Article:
Walker received a BS from the University of Wisconsin-Madison, and an MFA from the University of Tennessee-Knoxville. She currently teaches studio coursework in printmaking as an assistant professor in the Fine Arts Division at the Nova Scotia College of Art and Design.
Walker’s work has been included in numerous domestic and international exhibitions and biennials, including recent exhibitions in Germany (Positions Berlin, Berlin Art Week), Portugal (2nd Global Print, Douro), the United States (Free Radicals, Minneapolis MN; The Print Center’s 90th Annual Competition, Philedelphia PA; Re-Riding History, Museum of the Great Plains, Lawton, OK), and Canada (Biennale international d’estampe contemporaine de Trois-Rivières, QC; pro/con/textual, Vernon Public Art Gallery, BC).
Her work is housed in public, teaching, and private collections in Canada, the United States, Europe, and Asia.
the seductive retreat of nostalgia
My work concerns itself with animal and machine relations: the steer and the plow, the soldier and the gun, sexuality and politics. Histories describing these relationships are stories we tell ourselves about the past, shaping a contemporary self-image that narrates the manner in which we work for or against one another as individuals, societies, and nations.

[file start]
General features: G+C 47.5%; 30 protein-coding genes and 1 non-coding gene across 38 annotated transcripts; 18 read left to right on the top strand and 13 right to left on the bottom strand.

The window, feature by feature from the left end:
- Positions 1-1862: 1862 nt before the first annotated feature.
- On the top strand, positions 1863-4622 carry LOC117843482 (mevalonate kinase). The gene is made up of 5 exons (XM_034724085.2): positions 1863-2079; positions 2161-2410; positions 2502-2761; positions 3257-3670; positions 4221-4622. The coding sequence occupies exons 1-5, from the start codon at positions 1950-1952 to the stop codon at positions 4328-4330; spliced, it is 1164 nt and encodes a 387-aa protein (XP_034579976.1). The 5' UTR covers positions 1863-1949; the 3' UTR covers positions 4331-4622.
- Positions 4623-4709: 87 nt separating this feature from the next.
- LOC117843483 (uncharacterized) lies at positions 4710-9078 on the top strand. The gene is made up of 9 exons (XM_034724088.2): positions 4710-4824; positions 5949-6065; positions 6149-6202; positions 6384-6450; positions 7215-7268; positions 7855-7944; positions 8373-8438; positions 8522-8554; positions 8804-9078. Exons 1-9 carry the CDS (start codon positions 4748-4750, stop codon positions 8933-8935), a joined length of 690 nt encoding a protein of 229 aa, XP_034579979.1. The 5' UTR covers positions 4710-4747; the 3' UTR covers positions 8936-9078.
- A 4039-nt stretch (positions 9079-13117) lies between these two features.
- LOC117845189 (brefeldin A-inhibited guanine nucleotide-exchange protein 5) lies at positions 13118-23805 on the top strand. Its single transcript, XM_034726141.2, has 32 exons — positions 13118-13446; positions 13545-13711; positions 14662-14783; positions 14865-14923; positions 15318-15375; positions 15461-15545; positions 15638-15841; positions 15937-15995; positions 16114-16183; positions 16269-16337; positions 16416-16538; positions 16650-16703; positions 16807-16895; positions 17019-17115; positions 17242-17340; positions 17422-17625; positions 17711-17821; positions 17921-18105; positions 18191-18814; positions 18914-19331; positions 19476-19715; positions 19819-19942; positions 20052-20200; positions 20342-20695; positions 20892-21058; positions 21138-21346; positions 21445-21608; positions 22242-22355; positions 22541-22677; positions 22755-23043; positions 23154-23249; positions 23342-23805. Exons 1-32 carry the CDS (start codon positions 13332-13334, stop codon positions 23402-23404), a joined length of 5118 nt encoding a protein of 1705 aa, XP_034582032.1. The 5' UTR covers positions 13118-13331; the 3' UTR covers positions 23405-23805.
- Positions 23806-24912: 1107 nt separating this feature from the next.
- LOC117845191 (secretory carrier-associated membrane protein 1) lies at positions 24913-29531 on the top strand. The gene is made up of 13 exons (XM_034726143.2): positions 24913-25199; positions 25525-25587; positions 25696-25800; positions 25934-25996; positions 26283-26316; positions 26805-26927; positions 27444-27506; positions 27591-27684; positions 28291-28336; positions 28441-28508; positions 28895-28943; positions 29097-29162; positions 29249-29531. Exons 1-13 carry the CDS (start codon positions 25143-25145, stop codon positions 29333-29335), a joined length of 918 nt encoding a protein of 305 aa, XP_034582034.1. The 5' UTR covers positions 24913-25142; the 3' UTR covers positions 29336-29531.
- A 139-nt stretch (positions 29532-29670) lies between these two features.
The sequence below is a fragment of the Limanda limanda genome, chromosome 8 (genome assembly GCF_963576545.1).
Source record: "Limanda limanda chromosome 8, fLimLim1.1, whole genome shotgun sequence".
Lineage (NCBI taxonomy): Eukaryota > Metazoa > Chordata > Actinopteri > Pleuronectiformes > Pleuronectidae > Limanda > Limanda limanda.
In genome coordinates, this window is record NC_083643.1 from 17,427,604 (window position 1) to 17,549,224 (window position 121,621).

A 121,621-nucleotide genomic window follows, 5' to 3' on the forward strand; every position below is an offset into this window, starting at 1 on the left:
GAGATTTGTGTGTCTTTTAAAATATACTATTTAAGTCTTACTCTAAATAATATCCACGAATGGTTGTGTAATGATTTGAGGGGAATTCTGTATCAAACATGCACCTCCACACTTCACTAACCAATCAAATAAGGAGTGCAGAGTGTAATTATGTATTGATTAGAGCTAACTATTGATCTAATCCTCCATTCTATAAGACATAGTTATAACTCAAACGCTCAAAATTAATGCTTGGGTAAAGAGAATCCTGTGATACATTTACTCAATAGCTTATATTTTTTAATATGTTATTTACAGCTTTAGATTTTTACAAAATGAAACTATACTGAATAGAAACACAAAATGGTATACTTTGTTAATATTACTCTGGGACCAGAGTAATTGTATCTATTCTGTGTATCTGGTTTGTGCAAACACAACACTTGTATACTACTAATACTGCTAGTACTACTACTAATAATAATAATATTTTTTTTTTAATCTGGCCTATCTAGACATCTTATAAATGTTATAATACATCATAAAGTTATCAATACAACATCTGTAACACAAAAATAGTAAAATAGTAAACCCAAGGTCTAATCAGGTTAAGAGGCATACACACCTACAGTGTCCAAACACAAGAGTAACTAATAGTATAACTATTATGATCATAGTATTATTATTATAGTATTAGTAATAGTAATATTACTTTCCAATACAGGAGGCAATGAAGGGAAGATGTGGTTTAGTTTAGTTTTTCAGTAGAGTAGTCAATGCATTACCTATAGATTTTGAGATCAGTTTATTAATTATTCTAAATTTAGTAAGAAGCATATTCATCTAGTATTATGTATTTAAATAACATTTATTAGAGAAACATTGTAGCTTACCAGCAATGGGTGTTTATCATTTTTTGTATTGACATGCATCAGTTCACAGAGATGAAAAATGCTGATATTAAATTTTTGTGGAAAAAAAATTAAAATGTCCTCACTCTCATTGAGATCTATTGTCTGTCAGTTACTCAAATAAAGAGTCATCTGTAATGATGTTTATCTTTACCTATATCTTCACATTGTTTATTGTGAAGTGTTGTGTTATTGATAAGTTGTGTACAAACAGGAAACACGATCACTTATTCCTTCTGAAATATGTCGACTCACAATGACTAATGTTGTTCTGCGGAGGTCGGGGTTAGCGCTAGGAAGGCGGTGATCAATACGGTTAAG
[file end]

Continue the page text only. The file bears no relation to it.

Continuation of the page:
It is easy to sterilize these histories as a factual edifice, upon which we merely accept and promulgate its inertia. Its self-generated mythology is the seductive retreat of nostalgia, a selective myopia that preys on fear and ego. Propaganda—a significant and pervasive causeway on this geopolitical landscape—interests me greatly: Foundational posters, political speeches, and government documents that describe the power dynamics of our modern world. My work refers self-consciously to these, and to the conflation of the individual and the institutional that is their hallmark. It points to both the violent and the bucolic, and the language of national pride grafted to principles of duty, sacrifice, and honor that have long been and remain its allies and infrastructure.